April 28, 2011

Safety is the victim in Japan's insular nuclear industry

The NY Times reports on Japan's nuclear industry and how the industry, politicians, government regulators and academics are tied together in a "culture of complicity" that  "made the plant especially vulnerable to the natural disaster that struck the country on March 11."

TOKYO — Given the fierce insularity of Japan's nuclear industry, it was perhaps fitting that an outsider exposed the most serious safety cover-up in the history of Japanese nuclear power. It took place at Fukushima Daiichi, the plant that Japan has been struggling to get under control since last month's earthquake and tsunami.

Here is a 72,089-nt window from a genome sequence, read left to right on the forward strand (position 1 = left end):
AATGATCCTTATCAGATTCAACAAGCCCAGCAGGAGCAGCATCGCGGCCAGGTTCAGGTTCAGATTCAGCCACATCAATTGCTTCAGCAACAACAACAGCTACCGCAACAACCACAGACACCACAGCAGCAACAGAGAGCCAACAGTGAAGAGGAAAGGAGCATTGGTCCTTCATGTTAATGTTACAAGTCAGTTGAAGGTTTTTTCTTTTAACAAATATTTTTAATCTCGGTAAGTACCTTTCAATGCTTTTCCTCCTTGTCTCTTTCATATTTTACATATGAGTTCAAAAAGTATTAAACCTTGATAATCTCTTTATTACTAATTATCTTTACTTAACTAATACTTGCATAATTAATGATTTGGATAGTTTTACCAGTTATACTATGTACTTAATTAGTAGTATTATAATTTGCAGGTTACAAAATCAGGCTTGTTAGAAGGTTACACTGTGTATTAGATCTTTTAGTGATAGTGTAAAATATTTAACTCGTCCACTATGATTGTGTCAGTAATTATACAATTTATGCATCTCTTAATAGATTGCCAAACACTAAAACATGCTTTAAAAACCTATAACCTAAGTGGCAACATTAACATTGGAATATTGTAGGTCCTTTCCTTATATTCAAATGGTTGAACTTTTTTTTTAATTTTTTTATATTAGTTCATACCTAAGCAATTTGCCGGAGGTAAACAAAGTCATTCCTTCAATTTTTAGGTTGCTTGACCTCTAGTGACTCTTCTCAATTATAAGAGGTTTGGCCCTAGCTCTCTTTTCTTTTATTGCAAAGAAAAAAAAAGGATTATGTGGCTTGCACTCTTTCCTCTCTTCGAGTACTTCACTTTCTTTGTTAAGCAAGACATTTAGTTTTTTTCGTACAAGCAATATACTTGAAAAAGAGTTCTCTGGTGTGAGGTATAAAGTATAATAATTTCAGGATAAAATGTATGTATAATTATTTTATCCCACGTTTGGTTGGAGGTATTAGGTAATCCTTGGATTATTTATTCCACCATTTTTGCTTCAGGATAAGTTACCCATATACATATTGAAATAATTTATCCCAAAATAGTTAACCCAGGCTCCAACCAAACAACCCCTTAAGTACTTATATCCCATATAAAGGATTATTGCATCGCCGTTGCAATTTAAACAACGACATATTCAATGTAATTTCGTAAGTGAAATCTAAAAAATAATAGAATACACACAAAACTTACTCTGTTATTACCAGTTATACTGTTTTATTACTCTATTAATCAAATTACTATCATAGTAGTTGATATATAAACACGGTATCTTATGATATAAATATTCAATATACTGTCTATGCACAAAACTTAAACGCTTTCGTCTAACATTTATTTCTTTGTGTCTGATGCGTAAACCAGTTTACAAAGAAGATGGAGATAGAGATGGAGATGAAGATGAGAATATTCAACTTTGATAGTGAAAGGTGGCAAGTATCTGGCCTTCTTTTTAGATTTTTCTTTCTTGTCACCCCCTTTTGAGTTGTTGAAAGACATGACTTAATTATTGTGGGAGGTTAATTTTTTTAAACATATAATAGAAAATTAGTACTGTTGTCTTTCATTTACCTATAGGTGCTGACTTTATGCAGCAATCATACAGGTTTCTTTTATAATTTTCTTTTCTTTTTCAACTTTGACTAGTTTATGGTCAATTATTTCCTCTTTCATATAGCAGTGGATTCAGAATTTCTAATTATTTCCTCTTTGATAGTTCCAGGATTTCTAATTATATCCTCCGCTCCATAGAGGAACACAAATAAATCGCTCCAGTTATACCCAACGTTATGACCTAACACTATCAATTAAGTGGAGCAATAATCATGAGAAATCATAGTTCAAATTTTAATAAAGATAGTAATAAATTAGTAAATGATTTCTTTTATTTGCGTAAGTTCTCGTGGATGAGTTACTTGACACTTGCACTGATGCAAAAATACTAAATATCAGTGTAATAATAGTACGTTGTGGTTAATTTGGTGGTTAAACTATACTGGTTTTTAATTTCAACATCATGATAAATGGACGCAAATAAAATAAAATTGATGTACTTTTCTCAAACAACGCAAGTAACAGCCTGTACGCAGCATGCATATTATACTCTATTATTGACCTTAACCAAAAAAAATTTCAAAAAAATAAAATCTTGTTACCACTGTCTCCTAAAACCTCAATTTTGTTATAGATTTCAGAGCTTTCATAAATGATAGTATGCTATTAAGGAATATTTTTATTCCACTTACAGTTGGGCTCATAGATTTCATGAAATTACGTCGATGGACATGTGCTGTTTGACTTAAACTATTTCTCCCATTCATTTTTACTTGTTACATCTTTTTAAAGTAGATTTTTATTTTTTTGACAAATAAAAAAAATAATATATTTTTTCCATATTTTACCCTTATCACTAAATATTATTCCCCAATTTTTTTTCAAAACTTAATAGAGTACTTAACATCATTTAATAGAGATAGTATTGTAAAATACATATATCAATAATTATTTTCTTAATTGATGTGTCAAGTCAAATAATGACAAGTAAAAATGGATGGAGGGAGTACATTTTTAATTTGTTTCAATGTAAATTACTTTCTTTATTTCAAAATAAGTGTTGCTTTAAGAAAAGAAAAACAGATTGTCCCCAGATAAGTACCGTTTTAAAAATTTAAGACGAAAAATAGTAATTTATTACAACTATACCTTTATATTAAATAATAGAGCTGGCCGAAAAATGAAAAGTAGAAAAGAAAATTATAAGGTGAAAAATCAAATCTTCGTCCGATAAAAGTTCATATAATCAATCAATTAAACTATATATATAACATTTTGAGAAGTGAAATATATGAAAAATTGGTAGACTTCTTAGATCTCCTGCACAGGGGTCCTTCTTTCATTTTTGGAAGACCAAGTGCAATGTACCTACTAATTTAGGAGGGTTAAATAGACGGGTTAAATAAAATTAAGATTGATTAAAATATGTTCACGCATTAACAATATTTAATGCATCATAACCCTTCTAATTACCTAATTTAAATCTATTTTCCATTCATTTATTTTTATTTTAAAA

In 2000, Kei Sugaoka, a Japanese-American nuclear inspector who had done work for General Electric at Daiichi, told Japan's main nuclear regulator about a cracked steam dryer that he believed was being concealed. If exposed, the revelations could have forced the operator, Tokyo Electric Power, to do what utilities least want to: undertake costly repairs.
What happened next was an example, critics have since said, of the collusive ties that bind the nation's nuclear power companies, regulators and politicians.
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